“Well, you can’t expect him to hang around all day,” said Ron Weasley. “He’ll be back. No, I’ve got Morgana again and I’ve got about six of her…do you want it? You can start collecting.”
His eyes strayed to the pile of frogs waiting to be unwrapped.
“Help yourself,” said Harry Potter. “But in, you know, the Muggle world, people just stay put in photos.”
“Do they? What, they don’t move at all?” Ron Weasley sounded amazed. “WEIRD!”
Harry Potter stared at his card for a while and Ron Weasley kept opening more frogs. She had swiped some of the other sweets while they weren’t looking and hidden them. She was examining a bag labeled ‘Bertie Bott’s Every Flavor Beans’ when Ron Weasley said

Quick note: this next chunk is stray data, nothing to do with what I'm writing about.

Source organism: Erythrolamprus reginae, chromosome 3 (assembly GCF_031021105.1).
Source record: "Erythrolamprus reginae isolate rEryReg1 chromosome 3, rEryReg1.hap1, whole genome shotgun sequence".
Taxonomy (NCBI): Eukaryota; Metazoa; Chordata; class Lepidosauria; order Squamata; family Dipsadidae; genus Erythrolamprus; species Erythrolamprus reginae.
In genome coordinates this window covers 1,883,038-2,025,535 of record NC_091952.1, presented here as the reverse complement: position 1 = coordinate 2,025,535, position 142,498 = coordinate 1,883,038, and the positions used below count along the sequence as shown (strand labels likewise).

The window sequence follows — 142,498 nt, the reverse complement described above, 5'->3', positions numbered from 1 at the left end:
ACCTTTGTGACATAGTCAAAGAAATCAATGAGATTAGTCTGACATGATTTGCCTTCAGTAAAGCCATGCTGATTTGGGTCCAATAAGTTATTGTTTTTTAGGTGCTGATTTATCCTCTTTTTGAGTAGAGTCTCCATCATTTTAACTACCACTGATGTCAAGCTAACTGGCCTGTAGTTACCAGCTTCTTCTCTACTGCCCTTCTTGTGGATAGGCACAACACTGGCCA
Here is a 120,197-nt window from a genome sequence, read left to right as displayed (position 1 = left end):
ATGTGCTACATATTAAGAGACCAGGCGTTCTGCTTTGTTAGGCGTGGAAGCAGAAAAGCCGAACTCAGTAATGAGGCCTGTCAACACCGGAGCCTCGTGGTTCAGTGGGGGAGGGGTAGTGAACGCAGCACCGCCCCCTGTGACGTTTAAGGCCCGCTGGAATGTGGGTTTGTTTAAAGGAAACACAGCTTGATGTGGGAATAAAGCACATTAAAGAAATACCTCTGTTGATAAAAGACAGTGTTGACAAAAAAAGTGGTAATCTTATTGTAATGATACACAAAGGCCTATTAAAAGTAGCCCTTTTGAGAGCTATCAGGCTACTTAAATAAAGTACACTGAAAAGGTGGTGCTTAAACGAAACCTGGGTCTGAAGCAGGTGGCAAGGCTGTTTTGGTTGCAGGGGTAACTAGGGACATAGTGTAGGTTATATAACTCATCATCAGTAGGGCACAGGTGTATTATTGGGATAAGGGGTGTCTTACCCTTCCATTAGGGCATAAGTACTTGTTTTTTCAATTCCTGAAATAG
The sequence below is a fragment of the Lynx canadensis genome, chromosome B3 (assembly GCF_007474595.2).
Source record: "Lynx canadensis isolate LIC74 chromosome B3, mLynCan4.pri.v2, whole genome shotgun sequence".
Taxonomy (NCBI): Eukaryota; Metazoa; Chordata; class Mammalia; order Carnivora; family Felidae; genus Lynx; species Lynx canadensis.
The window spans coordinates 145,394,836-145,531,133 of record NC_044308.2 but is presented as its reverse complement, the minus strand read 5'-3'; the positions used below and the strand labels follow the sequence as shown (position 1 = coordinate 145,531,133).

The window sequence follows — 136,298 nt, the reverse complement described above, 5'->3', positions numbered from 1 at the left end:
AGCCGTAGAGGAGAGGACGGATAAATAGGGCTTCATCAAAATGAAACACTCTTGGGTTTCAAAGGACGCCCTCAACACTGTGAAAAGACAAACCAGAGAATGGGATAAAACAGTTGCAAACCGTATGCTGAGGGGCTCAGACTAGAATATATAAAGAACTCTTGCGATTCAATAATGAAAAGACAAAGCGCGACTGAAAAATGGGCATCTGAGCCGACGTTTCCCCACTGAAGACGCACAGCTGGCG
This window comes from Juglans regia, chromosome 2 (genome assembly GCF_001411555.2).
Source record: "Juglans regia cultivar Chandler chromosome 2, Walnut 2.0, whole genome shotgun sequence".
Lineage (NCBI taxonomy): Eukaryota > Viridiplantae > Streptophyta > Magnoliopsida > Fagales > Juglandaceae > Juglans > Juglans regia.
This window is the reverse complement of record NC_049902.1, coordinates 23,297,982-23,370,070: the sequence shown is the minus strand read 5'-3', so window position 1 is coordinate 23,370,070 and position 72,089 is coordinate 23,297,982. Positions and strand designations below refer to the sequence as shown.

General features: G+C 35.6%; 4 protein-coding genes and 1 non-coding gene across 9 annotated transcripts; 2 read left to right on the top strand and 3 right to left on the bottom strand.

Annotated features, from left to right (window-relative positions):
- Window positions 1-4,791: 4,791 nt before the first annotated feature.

“You want to be careful with those, Johnny. When they say every flavor, they MEAN every flavor — you know, you get all the ordinary ones like chocolate and peppermint and marmalade, but then you can get spinach and liver and tripe. George reckons he had a booger-flavored one once.”
Ron Weasley leaned forward and picked up a green bean, looked at it carefully, and bit into a corner.
“Bleaaargh — see? Sprouts.”
She let them have most of the beans, only having a few. Some of them were good, and some tasted horrible. She made sure to leave some of each so she could ask what they were. Harry Potter and Ron Weasley were having quite a good time. Harry Potter nibbled the end off a funny looking gray one, which turned out to be pepper. She wrinkled her nose. She knew quite well what pepper tasted like. She watched the countryside outside the window. It wasn’t tame and cultivated, like she was used to, but sort of wild, and free. She wanted be like that. Free.